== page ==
Some have claimed success with a bimac in a 30, but people around here strongly recommend something bigger. Bimacs can get pretty big and need space to play and hunt--some people on the forums here consider it animal abuse to keep such an intelligent animal in that small of a 'kennel.' 55 gallons seem to be the practical minimum.
The consensus seems to be that octo keeping is quite a financial and personal commitment, and if you don't have the resources to do it right, you shouldn't do it at all. If you're limited to 30 gallons, there are certainly some options for you.
Smaller octo species have been kept in 30 gallon tanks, however it might be a little bit more of a challenge. Bimacs are preferred because they're captive bred (you know EXACTLY what you're getting and how much natural lifespan is left, you're not finding out from some teenager at the pet shop) and they're diurnal. If you want to get a dwarf species for a 30, you're going to have to get one wild-caught that might only have a few months left ahead of it (or it could be a baby of something that might grow BIGGER than a bimac!). And there are plenty of wildcaught octos available on the internet.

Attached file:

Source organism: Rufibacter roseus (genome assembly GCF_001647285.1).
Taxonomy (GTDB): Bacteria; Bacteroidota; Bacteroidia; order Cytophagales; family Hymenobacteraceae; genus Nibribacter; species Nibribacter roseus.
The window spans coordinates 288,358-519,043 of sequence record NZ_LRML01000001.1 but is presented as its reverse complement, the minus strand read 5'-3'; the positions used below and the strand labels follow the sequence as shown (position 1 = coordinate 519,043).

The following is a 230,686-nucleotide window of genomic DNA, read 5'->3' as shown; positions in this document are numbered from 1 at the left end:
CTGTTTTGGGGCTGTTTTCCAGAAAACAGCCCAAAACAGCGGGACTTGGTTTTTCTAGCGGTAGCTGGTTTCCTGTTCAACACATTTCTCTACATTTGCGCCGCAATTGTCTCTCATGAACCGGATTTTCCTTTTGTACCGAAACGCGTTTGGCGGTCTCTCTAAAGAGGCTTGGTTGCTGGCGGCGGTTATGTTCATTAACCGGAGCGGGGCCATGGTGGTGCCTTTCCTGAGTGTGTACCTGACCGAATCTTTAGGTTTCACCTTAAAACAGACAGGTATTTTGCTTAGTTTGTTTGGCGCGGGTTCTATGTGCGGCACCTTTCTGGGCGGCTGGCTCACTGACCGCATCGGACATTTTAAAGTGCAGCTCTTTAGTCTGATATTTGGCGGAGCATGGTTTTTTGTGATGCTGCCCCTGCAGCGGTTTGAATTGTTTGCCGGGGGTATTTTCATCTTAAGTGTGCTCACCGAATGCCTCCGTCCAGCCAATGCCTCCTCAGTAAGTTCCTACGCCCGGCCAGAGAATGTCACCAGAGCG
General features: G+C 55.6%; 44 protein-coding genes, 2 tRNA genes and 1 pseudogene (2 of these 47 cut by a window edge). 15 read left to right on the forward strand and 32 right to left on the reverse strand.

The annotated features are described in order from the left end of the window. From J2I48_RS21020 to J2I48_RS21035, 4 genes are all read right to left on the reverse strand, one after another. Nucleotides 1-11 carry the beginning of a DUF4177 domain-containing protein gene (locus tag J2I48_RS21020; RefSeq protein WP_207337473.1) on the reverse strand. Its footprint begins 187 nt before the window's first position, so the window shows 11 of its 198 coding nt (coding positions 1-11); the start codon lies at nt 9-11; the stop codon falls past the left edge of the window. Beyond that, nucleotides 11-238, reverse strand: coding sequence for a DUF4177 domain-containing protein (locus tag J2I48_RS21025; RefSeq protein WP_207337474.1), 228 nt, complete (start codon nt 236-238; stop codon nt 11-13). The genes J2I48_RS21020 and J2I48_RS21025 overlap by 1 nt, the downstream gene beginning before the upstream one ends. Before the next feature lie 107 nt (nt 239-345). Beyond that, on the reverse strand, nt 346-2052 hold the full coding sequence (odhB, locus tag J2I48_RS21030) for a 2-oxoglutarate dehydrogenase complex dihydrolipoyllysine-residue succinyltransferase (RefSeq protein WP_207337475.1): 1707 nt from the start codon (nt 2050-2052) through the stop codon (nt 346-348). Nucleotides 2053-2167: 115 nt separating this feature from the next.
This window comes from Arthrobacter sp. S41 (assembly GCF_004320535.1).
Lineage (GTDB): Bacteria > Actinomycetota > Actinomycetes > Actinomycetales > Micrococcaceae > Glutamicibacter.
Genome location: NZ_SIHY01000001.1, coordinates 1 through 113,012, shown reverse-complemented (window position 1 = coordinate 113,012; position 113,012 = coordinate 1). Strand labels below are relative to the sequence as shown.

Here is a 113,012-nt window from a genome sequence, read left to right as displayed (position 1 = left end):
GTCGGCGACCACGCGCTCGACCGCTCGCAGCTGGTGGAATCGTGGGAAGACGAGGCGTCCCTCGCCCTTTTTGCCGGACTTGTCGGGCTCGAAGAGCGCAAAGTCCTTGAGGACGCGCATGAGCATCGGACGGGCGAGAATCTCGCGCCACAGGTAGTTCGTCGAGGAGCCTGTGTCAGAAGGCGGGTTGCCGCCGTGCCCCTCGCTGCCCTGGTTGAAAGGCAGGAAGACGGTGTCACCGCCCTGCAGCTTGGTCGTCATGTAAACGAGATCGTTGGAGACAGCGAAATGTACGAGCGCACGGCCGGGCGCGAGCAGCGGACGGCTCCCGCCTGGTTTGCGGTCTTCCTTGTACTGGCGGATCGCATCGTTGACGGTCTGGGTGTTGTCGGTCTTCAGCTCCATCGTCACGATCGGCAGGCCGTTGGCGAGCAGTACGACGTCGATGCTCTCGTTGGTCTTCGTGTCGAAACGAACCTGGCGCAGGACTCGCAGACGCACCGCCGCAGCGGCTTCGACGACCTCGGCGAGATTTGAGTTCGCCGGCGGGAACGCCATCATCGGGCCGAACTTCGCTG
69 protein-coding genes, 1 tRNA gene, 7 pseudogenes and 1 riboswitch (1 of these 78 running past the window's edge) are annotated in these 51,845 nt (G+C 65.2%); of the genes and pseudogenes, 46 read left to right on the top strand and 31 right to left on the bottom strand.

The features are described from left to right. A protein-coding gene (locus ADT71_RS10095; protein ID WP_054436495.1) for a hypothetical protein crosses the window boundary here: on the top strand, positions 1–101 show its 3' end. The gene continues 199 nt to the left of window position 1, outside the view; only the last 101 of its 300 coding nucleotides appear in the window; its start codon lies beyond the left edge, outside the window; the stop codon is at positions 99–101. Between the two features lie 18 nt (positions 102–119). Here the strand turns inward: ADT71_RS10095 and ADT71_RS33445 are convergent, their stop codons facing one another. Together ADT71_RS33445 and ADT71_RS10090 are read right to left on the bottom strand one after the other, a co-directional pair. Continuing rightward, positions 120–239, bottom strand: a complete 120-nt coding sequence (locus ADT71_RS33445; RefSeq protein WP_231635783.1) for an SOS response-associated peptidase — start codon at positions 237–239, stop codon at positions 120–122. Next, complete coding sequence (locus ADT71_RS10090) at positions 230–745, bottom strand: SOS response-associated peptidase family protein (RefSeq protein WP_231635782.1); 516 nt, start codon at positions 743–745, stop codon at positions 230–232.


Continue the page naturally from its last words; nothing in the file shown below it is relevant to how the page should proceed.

If you're set on a 30, you don't have to see this as discouragement, but a challenge. People seem to be using red lights to see nocturnal octos, and to be honest, most bimacs do die within a few months, anyway.